There was a time when it was believed that Ubaidulloyev senior might succeed Rahmon as president. His candidacy is said to have been strongly favoured by Russia, Tajikistan’s security guarantor and economic lifeline.

(Usmonzoda, incidentally, is also an unabashed Kremlin-loving toady and is forceful in his view that the invasion of Ukraine was entirely justified on “might makes right” grounds. This does not appear to have helped him).

That Ubaidulloyev would never occupy the president’s chair started to become evident in January 2017, when he was removed from his post as Dushanbe mayor and replaced with President Rahmon’s son, Rustam Emomali. Likelihood became certainty three years later, when he lost his other important job as speaker of the Senate – also to Emomali. The Senate speaker is in constitutional terms a figure second only to the president.

Fully unconfirmed word on the street is now that this Ubaidulloyev father and son pair, along with another Ubaidulloyev son, may also have been detained, or at least hauled in for questioning.

There is danger in all this hearsay. Tajikistan’s information vacuum has created fertile conditions for the flourishing of the most exotic tittle-tattle. Most of it does not bear repeating, but it is difficult to resist relaying whispers that the days for Yatimov, the security services chief, a figure usually considered untouchable, might be counted. Then again, Yatimov’s political obituary has been written over and again, only to prove premature.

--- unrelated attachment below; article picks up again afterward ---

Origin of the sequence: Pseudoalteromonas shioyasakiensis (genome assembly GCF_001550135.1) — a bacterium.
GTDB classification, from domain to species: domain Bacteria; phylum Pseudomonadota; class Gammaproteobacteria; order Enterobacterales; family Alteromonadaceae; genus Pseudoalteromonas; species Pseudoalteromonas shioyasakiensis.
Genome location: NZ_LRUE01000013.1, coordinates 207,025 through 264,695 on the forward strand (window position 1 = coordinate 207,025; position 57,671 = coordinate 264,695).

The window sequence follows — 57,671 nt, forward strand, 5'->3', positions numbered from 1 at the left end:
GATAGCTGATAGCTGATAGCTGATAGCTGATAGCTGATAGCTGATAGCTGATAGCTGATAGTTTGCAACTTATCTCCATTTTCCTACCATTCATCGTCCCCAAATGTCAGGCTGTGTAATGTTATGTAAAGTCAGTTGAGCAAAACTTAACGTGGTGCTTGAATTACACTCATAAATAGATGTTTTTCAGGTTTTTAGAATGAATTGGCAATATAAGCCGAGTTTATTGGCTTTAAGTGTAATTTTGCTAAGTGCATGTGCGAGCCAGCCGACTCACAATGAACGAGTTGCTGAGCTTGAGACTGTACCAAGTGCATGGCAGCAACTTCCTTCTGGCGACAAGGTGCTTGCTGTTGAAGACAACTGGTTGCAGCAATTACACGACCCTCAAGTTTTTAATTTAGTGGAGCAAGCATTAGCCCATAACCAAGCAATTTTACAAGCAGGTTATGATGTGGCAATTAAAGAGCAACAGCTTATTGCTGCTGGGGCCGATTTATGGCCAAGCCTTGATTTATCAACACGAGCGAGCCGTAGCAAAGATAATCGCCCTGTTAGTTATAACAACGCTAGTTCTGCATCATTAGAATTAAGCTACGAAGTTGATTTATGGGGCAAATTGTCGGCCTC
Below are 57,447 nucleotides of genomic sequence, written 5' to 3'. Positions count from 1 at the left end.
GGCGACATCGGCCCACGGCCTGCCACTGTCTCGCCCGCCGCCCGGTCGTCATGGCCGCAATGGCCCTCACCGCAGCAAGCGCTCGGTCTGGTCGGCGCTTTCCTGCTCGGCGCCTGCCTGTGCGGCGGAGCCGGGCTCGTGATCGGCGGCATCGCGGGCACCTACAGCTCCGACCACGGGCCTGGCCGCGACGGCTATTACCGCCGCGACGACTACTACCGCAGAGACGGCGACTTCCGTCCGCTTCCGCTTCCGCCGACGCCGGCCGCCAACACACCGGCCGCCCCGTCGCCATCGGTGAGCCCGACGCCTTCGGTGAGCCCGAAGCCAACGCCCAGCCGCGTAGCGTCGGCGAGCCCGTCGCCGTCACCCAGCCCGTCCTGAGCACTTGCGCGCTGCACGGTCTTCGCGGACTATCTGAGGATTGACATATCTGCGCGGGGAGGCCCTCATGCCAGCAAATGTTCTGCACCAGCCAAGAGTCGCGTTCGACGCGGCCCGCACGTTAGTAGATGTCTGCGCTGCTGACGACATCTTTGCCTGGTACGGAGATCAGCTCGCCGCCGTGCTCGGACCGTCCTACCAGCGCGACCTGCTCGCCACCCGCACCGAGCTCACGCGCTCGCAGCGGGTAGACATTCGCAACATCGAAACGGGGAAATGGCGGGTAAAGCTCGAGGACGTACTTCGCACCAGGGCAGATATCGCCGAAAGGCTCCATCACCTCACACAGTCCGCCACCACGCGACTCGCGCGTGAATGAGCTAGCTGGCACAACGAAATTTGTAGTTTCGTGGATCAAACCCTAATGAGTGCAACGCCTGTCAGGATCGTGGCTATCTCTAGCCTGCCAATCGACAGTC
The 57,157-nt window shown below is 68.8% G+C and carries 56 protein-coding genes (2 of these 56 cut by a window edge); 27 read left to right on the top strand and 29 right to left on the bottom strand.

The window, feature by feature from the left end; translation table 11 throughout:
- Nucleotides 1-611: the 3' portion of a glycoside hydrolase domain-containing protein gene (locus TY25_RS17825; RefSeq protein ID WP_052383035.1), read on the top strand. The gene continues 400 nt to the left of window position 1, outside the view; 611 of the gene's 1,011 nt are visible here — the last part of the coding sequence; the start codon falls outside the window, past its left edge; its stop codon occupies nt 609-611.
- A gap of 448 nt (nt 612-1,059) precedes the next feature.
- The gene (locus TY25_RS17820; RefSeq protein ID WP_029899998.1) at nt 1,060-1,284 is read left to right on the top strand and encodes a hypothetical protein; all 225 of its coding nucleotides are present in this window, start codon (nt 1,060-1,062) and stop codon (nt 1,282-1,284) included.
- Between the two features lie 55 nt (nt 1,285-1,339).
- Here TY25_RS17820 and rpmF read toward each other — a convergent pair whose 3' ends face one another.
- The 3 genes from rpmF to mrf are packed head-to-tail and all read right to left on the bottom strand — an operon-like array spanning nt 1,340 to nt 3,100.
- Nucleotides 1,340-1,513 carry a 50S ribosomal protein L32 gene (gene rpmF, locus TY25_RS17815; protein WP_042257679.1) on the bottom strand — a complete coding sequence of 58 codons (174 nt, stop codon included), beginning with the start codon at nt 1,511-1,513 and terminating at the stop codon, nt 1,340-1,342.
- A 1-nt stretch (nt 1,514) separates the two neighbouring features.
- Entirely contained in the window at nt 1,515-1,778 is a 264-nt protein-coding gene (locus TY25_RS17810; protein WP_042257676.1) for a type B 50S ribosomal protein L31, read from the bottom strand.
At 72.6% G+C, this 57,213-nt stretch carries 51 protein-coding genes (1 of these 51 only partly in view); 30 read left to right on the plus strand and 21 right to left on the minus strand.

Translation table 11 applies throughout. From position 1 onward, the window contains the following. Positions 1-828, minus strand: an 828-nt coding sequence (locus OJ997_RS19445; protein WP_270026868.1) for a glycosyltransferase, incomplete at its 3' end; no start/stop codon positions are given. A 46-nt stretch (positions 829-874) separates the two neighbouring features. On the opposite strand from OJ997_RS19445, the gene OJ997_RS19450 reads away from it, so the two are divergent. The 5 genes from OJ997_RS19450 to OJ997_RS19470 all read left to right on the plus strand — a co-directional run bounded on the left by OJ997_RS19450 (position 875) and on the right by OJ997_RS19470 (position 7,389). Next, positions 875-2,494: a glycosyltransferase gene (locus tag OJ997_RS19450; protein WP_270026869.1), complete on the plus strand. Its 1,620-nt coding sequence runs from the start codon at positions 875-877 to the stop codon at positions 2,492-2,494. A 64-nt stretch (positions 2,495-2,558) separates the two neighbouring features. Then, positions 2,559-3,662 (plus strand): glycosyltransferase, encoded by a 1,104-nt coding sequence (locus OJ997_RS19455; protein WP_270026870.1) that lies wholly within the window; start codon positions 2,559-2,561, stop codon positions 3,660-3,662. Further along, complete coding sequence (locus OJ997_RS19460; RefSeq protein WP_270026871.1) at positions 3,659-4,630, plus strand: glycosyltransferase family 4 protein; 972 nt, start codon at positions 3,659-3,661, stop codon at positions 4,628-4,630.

All of this is important only because it may at long last presage implementation of the presidential succession strategy, which would see Emomali replace his father, Rahmon.

Being only 36, Emomali is seen as lacking the chops to navigate the treacherous and vaguely incestuous rules of Tajik elite politics. Clearing the scene of any remaining potential rivals is thus understood as a prerequisite for him taking over the reins.

A handover that is anything but entirely drama-free does not bear thinking about. Tajikistan is already in the hole economically. A corruption-riddled country heavily populated with the young, impoverished and frustrated will struggle to cope with even the whiff of instability.

What this soap opera needs is not more cliffhangers, but a season finale.

Source: Substack